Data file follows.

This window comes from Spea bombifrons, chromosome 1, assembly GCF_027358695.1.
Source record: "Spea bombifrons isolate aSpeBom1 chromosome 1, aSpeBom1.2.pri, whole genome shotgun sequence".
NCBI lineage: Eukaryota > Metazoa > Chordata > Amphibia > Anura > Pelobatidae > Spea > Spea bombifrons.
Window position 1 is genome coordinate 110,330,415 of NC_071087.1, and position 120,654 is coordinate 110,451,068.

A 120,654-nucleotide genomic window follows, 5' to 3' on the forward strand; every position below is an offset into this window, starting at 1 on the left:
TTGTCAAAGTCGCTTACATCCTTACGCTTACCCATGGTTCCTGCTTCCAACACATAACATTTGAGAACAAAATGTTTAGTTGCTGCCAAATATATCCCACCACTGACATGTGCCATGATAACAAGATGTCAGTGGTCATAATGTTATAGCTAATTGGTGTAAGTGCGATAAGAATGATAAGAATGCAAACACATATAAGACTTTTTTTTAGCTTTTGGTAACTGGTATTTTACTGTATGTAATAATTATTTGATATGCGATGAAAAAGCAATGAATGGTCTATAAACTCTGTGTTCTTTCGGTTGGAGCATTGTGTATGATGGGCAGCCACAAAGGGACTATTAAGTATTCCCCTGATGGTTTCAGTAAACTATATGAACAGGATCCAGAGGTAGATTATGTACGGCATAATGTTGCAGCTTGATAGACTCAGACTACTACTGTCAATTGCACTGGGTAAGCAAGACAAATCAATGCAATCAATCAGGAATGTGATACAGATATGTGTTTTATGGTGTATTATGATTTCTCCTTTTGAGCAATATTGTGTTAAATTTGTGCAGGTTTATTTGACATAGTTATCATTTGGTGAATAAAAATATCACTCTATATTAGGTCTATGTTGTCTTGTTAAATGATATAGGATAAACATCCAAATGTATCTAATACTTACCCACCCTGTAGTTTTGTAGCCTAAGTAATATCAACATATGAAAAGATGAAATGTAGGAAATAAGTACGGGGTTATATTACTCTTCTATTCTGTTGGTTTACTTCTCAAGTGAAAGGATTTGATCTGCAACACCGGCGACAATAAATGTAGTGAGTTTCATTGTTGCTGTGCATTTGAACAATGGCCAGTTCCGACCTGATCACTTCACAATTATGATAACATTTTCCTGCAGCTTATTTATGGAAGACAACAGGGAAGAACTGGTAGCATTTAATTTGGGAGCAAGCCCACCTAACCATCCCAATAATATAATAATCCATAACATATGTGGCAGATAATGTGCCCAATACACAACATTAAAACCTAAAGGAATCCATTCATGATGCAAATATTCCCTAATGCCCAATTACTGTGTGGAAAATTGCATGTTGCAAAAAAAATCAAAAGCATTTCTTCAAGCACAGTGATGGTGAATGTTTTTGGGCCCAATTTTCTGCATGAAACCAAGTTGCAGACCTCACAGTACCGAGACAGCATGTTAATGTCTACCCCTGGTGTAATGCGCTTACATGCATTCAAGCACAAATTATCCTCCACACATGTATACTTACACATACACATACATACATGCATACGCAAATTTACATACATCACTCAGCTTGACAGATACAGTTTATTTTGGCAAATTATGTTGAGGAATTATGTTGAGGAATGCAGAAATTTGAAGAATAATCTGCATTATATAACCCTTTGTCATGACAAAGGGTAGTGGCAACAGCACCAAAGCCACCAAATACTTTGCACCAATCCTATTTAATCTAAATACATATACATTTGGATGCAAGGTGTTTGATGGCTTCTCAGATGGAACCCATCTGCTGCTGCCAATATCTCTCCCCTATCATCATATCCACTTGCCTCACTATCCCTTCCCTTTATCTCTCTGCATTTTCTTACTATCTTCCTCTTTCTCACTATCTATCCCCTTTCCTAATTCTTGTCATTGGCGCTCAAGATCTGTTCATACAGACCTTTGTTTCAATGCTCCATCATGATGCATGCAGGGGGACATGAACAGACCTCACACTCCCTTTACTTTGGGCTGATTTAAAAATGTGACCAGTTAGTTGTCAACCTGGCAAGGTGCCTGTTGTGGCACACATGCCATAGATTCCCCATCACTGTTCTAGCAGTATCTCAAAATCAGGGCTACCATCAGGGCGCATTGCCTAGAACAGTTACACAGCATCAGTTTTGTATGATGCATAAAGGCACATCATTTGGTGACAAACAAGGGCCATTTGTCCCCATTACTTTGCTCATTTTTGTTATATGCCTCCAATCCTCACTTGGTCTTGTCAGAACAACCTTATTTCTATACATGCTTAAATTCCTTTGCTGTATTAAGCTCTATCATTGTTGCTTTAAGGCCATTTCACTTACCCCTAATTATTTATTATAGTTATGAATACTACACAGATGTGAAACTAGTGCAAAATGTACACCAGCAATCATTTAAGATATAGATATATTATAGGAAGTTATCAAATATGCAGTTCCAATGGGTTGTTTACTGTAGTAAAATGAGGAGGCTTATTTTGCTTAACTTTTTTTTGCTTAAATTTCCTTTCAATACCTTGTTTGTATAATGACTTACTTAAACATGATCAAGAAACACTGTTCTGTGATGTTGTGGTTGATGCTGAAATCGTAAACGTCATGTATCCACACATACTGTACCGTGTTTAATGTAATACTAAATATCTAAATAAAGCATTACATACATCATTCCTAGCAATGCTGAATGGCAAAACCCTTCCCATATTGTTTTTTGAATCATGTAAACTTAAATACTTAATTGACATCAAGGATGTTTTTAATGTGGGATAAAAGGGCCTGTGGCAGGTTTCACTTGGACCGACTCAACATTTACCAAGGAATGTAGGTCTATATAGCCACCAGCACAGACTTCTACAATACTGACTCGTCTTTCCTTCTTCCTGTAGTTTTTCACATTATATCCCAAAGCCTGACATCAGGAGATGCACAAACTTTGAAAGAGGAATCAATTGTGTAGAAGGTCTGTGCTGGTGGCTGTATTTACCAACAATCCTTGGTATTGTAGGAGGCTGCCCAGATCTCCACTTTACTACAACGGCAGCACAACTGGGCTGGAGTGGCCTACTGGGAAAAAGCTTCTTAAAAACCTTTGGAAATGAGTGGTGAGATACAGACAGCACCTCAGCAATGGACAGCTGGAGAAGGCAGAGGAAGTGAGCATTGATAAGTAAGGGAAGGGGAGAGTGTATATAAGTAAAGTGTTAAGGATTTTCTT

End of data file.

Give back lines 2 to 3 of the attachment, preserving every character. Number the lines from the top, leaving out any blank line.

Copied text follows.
Source record: "Spea bombifrons isolate aSpeBom1 chromosome 1, aSpeBom1.2.pri, whole genome shotgun sequence".
NCBI lineage: Eukaryota > Metazoa > Chordata > Amphibia > Anura > Pelobatidae > Spea > Spea bombifrons.